Join Shumita Basu and Duarte Geraldino every weekday morning as they guide you through some of the most fascinating stories in the news — and how the world’s best journalists are covering them.
The Pandemic Year: Special Series Preview
It’s Amazon vs. unions. These workers will decide who wins.
Following a string of high-profile attacks on Asian Americans, two writers go beyond the headlines to look at the long history of anti-Asian racism and violence in the United States. Connie Wun writes for Elle and Harmeet Kaur for CNN.
Employees at an Amazon fulfillment center in Alabama are deciding whether to form a union. Bloomberg News went to the town and spoke with workers on all sides of the debate.
Elle looks at a wedding in Maine that became a COVID-19 superspreader event linked with nearly 200 infections and seven deaths.
Is Biden letting the world’s dictators off the hook?
The House canceled Thursday’s session after the U.S. Capitol Police warned of a possible plot by a militant group to attack the building. The Washington Post has more.
Critics say President Biden isn’t being tough enough with the world’s authoritarian regimes. In the New Yorker, Robin Wright argues that Biden’s actions against Saudi Arabia fall short. Her colleague Masha Gessen writes that U.S. measures taken against Russia are also lacking.
COVID-19 vaccines may be a major scientific breakthrough, but they rely on a technology invented over 170 years ago: the hypodermic needle. The Wall Street Journal reports on high-tech efforts to develop new ways of administering vaccines.
Mars has captured the human imagination for centuries. In National Geographic, Nadia Drake asks: Why are people so obsessed with the red planet?
Two developments are transforming the U.S. pandemic debate
As COVID-19 vaccine production ramps up in America, some state governors are lifting pandemic restrictions even as the CDC warns against reopening too fast. CNN looks at the tension between state and federal leaders.
After the deep freeze, Vox explains how many Texans, and people in nearby states, are still dealing with damage done to water supplies.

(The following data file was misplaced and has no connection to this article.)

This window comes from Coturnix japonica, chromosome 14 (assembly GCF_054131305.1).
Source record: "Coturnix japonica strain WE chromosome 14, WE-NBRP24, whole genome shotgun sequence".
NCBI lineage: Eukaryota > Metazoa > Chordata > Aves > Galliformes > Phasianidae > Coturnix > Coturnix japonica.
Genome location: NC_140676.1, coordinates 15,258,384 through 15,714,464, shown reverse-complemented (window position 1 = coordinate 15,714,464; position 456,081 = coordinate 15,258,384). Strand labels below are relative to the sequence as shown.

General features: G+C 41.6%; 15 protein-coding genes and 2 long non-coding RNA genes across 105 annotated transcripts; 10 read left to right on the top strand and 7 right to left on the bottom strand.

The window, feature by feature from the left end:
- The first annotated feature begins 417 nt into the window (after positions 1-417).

Shipping companies are using James Bond–like measures to protect COVID-19 vaccine shipments, including armed guards, panic buttons, and kill switches. Bloomberg Businessweek has the story.
Germans have coined more than 1,200 new words to describe living in the pandemic. The Washington Post reviews this jawbreaking lexicon.
Maybe America’s love for pro sports is wildly exaggerated
Today, the Supreme Court will hear two election-law cases that may decide the fate of the landmark Voting Rights Act. Vox’s legal expert Ian Millhiser breaks it all down.
Some of the the biggest pro sporting events have seen big drops in ratings during the pandemic. In the Atlantic, Jemele Hill argues that Americans aren’t as crazy about sports as we’ve been led to believe.
Should Washington, D.C., become the 51st state? The Washington Post reports that lawmakers in at least nine states have taken formal steps to either support or oppose D.C. statehood. The Post also answers key questions about this debate.
It’s time to get to work on your taxes. Like so many other things, the pandemic has made the process even more complicated. Apple News has a guide to this very unusual tax season.
The sexual-harassment allegations against Governor Cuomo
Two former aides have accused New York governor Andrew Cuomo of sexual harassment. NBC News has the latest on the allegations, his response, and the coming investigation.
More and more civilians are taking part in tactical-training courses in which they learn how to shoot to kill. Rachel Monroe recently took some of these courses, typically taken by law enforcement and military personnel, and wrote about her experience for Wired.
On top of treating people with COVID-19, doctors and nurses are also working day and night to stop misinformation spreading online. The Washington Post has the story.
In his new book, A World Without Email, computer scientist Cal Newport looks at what scientific research says about why email makes us miserable and how to change for the better. The New Yorker has an excerpt.
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More versions please!!!
Where is the Australian version? And tech version? And entertainment version? Expand the range!!!
The surprise gem of 2020 (and 2021)
This was an underrated and surprising gem in 2020. Designed to get you across the best US journalism in around 10 minutes. The succinct and thoughtful hosts are a balm in these interesting times.
Not to be missed!
Love this show. I wish there’s a different show specific to Apple News in Australia :)